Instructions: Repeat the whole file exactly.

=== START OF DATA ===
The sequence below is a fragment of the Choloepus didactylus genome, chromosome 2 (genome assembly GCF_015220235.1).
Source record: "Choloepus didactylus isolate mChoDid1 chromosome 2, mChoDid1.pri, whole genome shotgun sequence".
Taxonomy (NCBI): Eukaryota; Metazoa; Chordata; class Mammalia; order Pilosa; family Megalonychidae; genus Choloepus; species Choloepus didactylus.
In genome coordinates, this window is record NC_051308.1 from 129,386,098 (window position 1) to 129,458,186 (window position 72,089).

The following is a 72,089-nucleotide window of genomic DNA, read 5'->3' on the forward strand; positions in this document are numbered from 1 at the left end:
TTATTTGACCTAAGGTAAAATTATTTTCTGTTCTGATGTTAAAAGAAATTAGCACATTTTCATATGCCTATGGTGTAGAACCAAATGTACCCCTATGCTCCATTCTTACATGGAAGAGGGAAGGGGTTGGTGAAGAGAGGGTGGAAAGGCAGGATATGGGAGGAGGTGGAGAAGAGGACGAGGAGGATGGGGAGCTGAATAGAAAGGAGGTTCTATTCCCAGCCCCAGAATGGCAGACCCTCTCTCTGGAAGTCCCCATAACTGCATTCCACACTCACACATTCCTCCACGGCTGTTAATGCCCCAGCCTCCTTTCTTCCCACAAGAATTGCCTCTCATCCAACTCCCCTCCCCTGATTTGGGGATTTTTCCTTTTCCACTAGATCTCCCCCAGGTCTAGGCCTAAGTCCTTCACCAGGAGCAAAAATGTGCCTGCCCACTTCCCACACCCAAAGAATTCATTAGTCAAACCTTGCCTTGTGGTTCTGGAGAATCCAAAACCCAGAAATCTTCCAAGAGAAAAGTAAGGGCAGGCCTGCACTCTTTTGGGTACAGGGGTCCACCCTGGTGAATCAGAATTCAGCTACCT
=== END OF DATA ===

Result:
The sequence below is a fragment of the Choloepus didactylus genome, chromosome 2 (genome assembly GCF_015220235.1).
Source record: "Choloepus didactylus isolate mChoDid1 chromosome 2, mChoDid1.pri, whole genome shotgun sequence".
Taxonomy (NCBI): Eukaryota; Metazoa; Chordata; class Mammalia; order Pilosa; family Megalonychidae; genus Choloepus; species Choloepus didactylus.
In genome coordinates, this window is record NC_051308.1 from 129,386,098 (window position 1) to 129,458,186 (window position 72,089).

The following is a 72,089-nucleotide window of genomic DNA, read 5'->3' on the forward strand; positions in this document are numbered from 1 at the left end:
TTATTTGACCTAAGGTAAAATTATTTTCTGTTCTGATGTTAAAAGAAATTAGCACATTTTCATATGCCTATGGTGTAGAACCAAATGTACCCCTATGCTCCATTCTTACATGGAAGAGGGAAGGGGTTGGTGAAGAGAGGGTGGAAAGGCAGGATATGGGAGGAGGTGGAGAAGAGGACGAGGAGGATGGGGAGCTGAATAGAAAGGAGGTTCTATTCCCAGCCCCAGAATGGCAGACCCTCTCTCTGGAAGTCCCCATAACTGCATTCCACACTCACACATTCCTCCACGGCTGTTAATGCCCCAGCCTCCTTTCTTCCCACAAGAATTGCCTCTCATCCAACTCCCCTCCCCTGATTTGGGGATTTTTCCTTTTCCACTAGATCTCCCCCAGGTCTAGGCCTAAGTCCTTCACCAGGAGCAAAAATGTGCCTGCCCACTTCCCACACCCAAAGAATTCATTAGTCAAACCTTGCCTTGTGGTTCTGGAGAATCCAAAACCCAGAAATCTTCCAAGAGAAAAGTAAGGGCAGGCCTGCACTCTTTTGGGTACAGGGGTCCACCCTGGTGAATCAGAATTCAGCTACCT